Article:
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House of Darkness, 2022.

Written and Directed by Neil LaBute.
Starring Justin Long, Kate Bosworth, Gia Crovatin, and Lucy Walters.

SYNOPSIS:

Driving home to her secluded estate after meeting at a local bar, a player out to score thinks his beautiful, mysterious date will be another casual hook-up. While getting acquainted, their flirtation turns playful, sexy and sinister. Hoping to get lucky, his luck may have just run out.

In House of Darkness (the second Neil LaBute film this month and a wildly more entertaining slice of sleazy camp than the recent Out of the Blue), Justin Long’s chauvinistic Hap is 37 steps behind the audience, and Mena (a mysteriously and ethereal Kate Bosworth), which is precisely why this genre work is a diabolical blast. Hap cluelessly believes he is successfully seducing Mena when he is actually being psychologically toyed with for her and our amusement.

Starting the story after a night out of drinking where these two befriend one another (but not before an ominous “once upon a time” graphic graces the screen), the buzzed Hap has driven Mena back to her home. Now, this abode happens to be a middle-of-nowhere gothic manner that would send chills down the spine of any reasonable person, but Hap is too busy thinking with his dick to run, especially since Mena is insisting he come inside for a chat.

Hap also obliges partly because Mena doesn’t seem like other modern girls or types populating his office space, which is really just code for him harboring active disdain for movements like Me Too, feminism, and cancel culture (there’s a scene where he is being told the story where some lives are upended by men, giving a priceless reactionary groan as soon as it’s implied they are the villains of the tale). There is no mask or second-guessing that Hap is a creep looking to take sexual advantage of a drunken woman, but that doesn’t stop him from thinking he is slick and desirable and that his actions are okay.

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Admittedly, this character type is low-hanging fruit for mockery, but Justin Long inhabits the role with slimy hilarity. When Mena investigates a power outage (another occurrence that would have any rationally thinking person trying to leave), Hap answers a phone call from a seemingly equally misogynistic friend and brags about this woman’s beauty (adorned in a white dress that, while it is a gorgeous fit, feels out of place in contemporary times and as if something else is going on), his potential to get laid, and grossly shows a willingness to take pictures to share with him.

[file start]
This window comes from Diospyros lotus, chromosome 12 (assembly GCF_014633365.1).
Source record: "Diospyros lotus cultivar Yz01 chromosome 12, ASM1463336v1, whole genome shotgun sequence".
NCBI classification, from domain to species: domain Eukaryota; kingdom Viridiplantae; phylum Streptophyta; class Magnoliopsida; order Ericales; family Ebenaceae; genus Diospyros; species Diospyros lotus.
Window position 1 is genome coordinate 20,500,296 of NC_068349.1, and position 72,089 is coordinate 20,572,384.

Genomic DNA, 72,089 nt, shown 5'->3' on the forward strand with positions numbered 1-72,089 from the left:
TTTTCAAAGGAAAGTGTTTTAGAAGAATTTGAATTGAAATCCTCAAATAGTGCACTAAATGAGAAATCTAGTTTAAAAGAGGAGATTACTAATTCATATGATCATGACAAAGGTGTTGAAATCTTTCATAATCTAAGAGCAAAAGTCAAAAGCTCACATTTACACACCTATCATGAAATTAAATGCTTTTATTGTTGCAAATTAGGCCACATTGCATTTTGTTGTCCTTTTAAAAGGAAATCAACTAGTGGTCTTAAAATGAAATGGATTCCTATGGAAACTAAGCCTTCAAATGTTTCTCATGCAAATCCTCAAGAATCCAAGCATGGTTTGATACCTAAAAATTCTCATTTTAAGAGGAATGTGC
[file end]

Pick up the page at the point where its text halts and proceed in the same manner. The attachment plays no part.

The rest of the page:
However, it is impossible to believe that Hap has the upper hand for one second, as he is clearly being suckered into something dangerous. The rat-a-tat banter between Hap and Mena paints the latter as smarter while also picking apart the former’s personality. There’s an awkwardly amusing tone throughout House of Darkness, which sees Mena turning suggestive statements around on Hap while giving him just enough false hope that the night will end in sexual pleasure. Simultaneously, Mena is also giving Hap enough rope to hang himself, effectively digging his own grave (metaphorically realized in one visually compelling sequence).

There are some creative decisions that appear to drag out the inevitable more than provide anything substantial, such as another sister showing up. The fitting joke here is that Hap believes his night will double in eroticism by stumbling into an incestuous three-way, but the one-on-one dialogue here is lacking compared to the mind games Mena is playing. Neil LaBute is also wise enough to take these conversations into different areas of the manor for some refreshing backgrounds, and for the most part, the setting is quite eerie. 

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One might be questioning what the point in watching House of Darkness might be if the story and trajectory of the narrative are apparent from the beginning, so rest assured there are some fun surprises (ones that succinctly sum up the motivations of these sisters). More importantly, the payoff is incredibly satisfying and doesn’t hold back in terms of gore. Justin Long and Kate Bosworth also nail their roles, ensuring that the journey there is twisted fun. 

Flickering Myth Rating – Film: ★ ★ ★  / Movie: ★ ★ ★ ★

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Robert Kojder is a member of the Chicago Film Critics Association and the Critics Choice Association. He is also the Flickering Myth Reviews Editor. Check here for new reviews, follow my Twitter or Letterboxd, or email me at [email protected]

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